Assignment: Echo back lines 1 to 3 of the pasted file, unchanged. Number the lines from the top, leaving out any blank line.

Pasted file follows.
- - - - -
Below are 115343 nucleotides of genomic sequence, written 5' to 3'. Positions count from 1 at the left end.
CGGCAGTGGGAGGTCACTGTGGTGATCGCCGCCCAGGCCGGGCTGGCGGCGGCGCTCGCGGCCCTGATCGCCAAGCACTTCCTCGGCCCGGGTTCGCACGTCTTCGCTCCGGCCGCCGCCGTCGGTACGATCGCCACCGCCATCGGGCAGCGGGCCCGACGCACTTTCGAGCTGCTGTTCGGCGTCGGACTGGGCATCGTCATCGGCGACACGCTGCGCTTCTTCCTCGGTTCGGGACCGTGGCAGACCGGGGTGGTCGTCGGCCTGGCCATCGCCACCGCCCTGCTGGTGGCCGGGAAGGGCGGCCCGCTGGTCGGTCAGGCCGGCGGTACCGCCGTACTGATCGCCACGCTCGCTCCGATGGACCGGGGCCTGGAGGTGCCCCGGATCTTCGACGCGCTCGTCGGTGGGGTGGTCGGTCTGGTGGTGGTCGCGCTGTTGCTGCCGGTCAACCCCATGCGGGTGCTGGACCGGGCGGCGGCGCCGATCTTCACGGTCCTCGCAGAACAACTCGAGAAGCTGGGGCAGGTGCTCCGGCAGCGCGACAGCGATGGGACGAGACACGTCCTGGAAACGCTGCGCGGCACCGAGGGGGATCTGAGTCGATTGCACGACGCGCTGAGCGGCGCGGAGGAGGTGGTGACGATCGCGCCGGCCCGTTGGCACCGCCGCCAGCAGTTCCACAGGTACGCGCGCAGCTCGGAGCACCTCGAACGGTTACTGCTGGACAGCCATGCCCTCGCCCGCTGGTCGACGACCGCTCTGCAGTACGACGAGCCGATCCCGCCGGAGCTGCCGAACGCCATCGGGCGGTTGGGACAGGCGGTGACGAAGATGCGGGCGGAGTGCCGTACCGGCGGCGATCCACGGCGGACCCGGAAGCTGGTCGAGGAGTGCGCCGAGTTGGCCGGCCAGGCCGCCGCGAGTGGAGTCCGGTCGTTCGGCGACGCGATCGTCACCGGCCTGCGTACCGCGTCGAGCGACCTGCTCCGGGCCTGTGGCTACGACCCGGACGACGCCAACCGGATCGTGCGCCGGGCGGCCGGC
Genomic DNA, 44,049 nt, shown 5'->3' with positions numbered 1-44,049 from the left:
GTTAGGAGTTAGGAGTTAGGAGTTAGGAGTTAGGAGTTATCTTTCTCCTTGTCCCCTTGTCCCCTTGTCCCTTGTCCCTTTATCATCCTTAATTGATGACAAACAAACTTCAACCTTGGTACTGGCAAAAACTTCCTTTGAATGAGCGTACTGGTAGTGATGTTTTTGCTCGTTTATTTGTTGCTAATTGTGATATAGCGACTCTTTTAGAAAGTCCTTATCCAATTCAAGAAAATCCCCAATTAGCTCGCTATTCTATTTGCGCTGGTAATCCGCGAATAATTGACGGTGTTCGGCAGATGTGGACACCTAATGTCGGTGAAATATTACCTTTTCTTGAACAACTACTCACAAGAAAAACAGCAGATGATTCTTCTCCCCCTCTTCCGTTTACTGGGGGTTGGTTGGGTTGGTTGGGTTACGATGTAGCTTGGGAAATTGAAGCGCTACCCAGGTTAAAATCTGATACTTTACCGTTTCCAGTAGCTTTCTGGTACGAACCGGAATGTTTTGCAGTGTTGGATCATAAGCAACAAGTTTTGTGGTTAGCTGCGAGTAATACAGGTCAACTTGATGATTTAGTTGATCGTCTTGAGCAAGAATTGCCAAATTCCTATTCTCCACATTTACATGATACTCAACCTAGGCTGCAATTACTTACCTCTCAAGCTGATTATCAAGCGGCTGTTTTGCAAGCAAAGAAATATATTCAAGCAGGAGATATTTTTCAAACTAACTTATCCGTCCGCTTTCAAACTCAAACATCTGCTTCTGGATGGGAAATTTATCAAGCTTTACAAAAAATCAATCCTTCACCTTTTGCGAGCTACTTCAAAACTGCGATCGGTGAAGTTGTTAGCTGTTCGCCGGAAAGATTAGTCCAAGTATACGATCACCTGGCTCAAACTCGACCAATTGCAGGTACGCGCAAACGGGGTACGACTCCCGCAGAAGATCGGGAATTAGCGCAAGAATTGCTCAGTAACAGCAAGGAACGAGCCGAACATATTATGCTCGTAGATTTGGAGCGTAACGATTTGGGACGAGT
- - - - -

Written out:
Below are 115343 nucleotides of genomic sequence, written 5' to 3'. Positions count from 1 at the left end.
CGGCAGTGGGAGGTCACTGTGGTGATCGCCGCCCAGGCCGGGCTGGCGGCGGCGCTCGCGGCCCTGATCGCCAAGCACTTCCTCGGCCCGGGTTCGCACGTCTTCGCTCCGGCCGCCGCCGTCGGTACGATCGCCACCGCCATCGGGCAGCGGGCCCGACGCACTTTCGAGCTGCTGTTCGGCGTCGGACTGGGCATCGTCATCGGCGACACGCTGCGCTTCTTCCTCGGTTCGGGACCGTGGCAGACCGGGGTGGTCGTCGGCCTGGCCATCGCCACCGCCCTGCTGGTGGCCGGGAAGGGCGGCCCGCTGGTCGGTCAGGCCGGCGGTACCGCCGTACTGATCGCCACGCTCGCTCCGATGGACCGGGGCCTGGAGGTGCCCCGGATCTTCGACGCGCTCGTCGGTGGGGTGGTCGGTCTGGTGGTGGTCGCGCTGTTGCTGCCGGTCAACCCCATGCGGGTGCTGGACCGGGCGGCGGCGCCGATCTTCACGGTCCTCGCAGAACAACTCGAGAAGCTGGGGCAGGTGCTCCGGCAGCGCGACAGCGATGGGACGAGACACGTCCTGGAAACGCTGCGCGGCACCGAGGGGGATCTGAGTCGATTGCACGACGCGCTGAGCGGCGCGGAGGAGGTGGTGACGATCGCGCCGGCCCGTTGGCACCGCCGCCAGCAGTTCCACAGGTACGCGCGCAGCTCGGAGCACCTCGAACGGTTACTGCTGGACAGCCATGCCCTCGCCCGCTGGTCGACGACCGCTCTGCAGTACGACGAGCCGATCCCGCCGGAGCTGCCGAACGCCATCGGGCGGTTGGGACAGGCGGTGACGAAGATGCGGGCGGAGTGCCGTACCGGCGGCGATCCACGGCGGACCCGGAAGCTGGTCGAGGAGTGCGCCGAGTTGGCCGGCCAGGCCGCCGCGAGTGGAGTCCGGTCGTTCGGCGACGCGATCGTCACCGGCCTGCGTACCGCGTCGAGCGACCTGCTCCGGGCCTGTGGCTACGACCCGGACGACGCCAACCGGATCGTGCGCCGGGCGGCCGGC
Genomic DNA, 44,049 nt, shown 5'->3' with positions numbered 1-44,049 from the left: